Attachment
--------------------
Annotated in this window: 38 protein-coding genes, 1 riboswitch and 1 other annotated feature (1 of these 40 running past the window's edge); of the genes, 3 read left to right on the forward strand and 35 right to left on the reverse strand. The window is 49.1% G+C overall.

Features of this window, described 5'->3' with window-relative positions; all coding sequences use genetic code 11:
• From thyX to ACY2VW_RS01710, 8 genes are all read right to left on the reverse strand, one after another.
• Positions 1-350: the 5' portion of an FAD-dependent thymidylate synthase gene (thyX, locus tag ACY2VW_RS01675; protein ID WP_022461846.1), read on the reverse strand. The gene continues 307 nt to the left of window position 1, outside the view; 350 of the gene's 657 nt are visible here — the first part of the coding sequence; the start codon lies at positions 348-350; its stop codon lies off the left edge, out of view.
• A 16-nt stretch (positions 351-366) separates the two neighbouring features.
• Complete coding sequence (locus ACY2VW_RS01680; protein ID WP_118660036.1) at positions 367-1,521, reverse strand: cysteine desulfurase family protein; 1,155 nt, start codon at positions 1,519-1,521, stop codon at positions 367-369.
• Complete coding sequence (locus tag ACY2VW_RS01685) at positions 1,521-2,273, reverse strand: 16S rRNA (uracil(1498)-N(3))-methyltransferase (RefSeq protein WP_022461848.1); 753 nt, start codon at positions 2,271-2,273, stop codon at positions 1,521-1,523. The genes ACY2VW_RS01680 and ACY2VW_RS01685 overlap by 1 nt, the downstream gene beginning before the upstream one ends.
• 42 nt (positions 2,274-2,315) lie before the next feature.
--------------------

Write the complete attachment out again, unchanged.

Annotated in this window: 38 protein-coding genes, 1 riboswitch and 1 other annotated feature (1 of these 40 running past the window's edge); of the genes, 3 read left to right on the forward strand and 35 right to left on the reverse strand. The window is 49.1% G+C overall.

Features of this window, described 5'->3' with window-relative positions; all coding sequences use genetic code 11:
• From thyX to ACY2VW_RS01710, 8 genes are all read right to left on the reverse strand, one after another.
• Positions 1-350: the 5' portion of an FAD-dependent thymidylate synthase gene (thyX, locus tag ACY2VW_RS01675; protein ID WP_022461846.1), read on the reverse strand. The gene continues 307 nt to the left of window position 1, outside the view; 350 of the gene's 657 nt are visible here — the first part of the coding sequence; the start codon lies at positions 348-350; its stop codon lies off the left edge, out of view.
• A 16-nt stretch (positions 351-366) separates the two neighbouring features.
• Complete coding sequence (locus ACY2VW_RS01680; protein ID WP_118660036.1) at positions 367-1,521, reverse strand: cysteine desulfurase family protein; 1,155 nt, start codon at positions 1,519-1,521, stop codon at positions 367-369.
• Complete coding sequence (locus tag ACY2VW_RS01685) at positions 1,521-2,273, reverse strand: 16S rRNA (uracil(1498)-N(3))-methyltransferase (RefSeq protein WP_022461848.1); 753 nt, start codon at positions 2,271-2,273, stop codon at positions 1,521-1,523. The genes ACY2VW_RS01680 and ACY2VW_RS01685 overlap by 1 nt, the downstream gene beginning before the upstream one ends.
• 42 nt (positions 2,274-2,315) lie before the next feature.